The Global Initiative for Chronic Obstructive Lung Disease (GOLD) has released new standards for the diagnosis, management and prevention of chronic obstructive pulmonary disease (COPD). The latest recommendations emphasize the importance of proper diagnosis, assessment of the diseases severity, and the need for a better understanding of co-morbidities to improve treatment of disease.
The GOLD report is updated annually online, but this is the first complete makeover since its initial publication in 2002. This is an absolutely up-to-date summary of all the available evidence on the diagnosis, management and prevention of COPD, said Klaus Rabe, M.D., Ph.D., lead author of the report.
The executive summary of the updated GOLD report appears in the second issue for September of the American Thoracic Societys American Journal of Respiratory and Critical Care Medicine.
According to the report, COPD is the fourth leading cause of death in the U.S. and is projected to be fifth worldwide by 2020. It currently affects 15 to 25 percent of adults over the age of 40, says Dr. Rabe, of the Department of Pulmonology at the Leiden University Medical Center in the Netherlands. Yet in spite of the prevalence and seriousness of COPD as a public health threat, COPD is relatively unknown and ignored by the public as well as by health officials.
The new standards reflect the evolution of current scientific and medical thought. One of the most important points is that we now say COPD is preventable and treatable, said Dr. Rabe. There are steps we can take to prevent it, and it is no longer viewed with therapeutic nihilism.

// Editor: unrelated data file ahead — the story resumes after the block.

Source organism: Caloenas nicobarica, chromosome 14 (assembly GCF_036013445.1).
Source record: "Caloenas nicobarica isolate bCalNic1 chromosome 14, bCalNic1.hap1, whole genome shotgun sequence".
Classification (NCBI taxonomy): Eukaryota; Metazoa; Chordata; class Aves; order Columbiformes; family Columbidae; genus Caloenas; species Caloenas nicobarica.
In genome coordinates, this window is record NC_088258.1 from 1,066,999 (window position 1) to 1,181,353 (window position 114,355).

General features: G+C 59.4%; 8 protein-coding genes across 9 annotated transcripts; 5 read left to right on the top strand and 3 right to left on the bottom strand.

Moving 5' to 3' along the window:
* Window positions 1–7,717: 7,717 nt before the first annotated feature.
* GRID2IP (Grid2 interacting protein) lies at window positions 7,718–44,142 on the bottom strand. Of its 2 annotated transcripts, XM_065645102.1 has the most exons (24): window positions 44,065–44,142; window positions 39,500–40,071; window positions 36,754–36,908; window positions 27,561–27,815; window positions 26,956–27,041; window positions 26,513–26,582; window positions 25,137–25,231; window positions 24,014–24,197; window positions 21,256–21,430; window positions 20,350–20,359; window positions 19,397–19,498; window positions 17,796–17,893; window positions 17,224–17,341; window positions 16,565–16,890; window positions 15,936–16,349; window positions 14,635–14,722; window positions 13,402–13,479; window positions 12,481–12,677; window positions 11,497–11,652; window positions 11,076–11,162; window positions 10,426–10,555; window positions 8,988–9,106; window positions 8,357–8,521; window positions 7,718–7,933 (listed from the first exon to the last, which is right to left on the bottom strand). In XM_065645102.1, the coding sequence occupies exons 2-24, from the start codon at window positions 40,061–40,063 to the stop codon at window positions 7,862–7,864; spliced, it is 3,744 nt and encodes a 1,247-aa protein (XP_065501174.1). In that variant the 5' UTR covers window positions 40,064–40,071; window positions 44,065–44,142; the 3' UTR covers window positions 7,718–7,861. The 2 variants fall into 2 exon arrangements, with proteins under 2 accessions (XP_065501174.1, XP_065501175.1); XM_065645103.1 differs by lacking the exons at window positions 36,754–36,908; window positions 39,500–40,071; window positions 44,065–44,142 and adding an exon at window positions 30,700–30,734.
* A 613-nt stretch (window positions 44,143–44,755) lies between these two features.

Other updates include:
Unfortunately, despite the significant progress that has been made in the understanding and management of the disease, the behavioral and cultural factors that have pushed the disease into the top-five list of killer diseases worldwide remain largely unchanged.
Cigarette smoking and secondhand smoke exposure are the most commonly encountered risk factors for COPD in the developed world. In developing countries, COPD arises primarily from long-term exposure to smoke from biomass fuel used for indoor cooking and heating. Women, who began smoking in higher numbers after World War II, and who bear the brunt of indoor exposures in developing countries, are now more likely to die of the disease than men. Furthermore, because COPD generally develops over a period of decades, the current rise in cases is unlikely to abate soon.
The prevalence and burden of COPD are projected to increase in the coming decades due to continued exposure to COPD risk factors and the changing age structure of the worlds population, wrote the researchers.
While the new guidelines represent a significant step toward more comprehensive treatment and understanding of COPD, they are also a work in progress. Continuous updates of the literature provide the opportunity to identify areas of weakness, noted Leonardo M. Fabbri, M.D., who wrote an editorial on the report in the same issue of the journal. As examples, he cited areas of COPD research that require more investigation and further refinement, including the need to improve methods for determining the severity of the disease, and developing a more comprehensive approach to assessing co-morbidities.
|Contact: Suzy Martin|
American Thoracic Society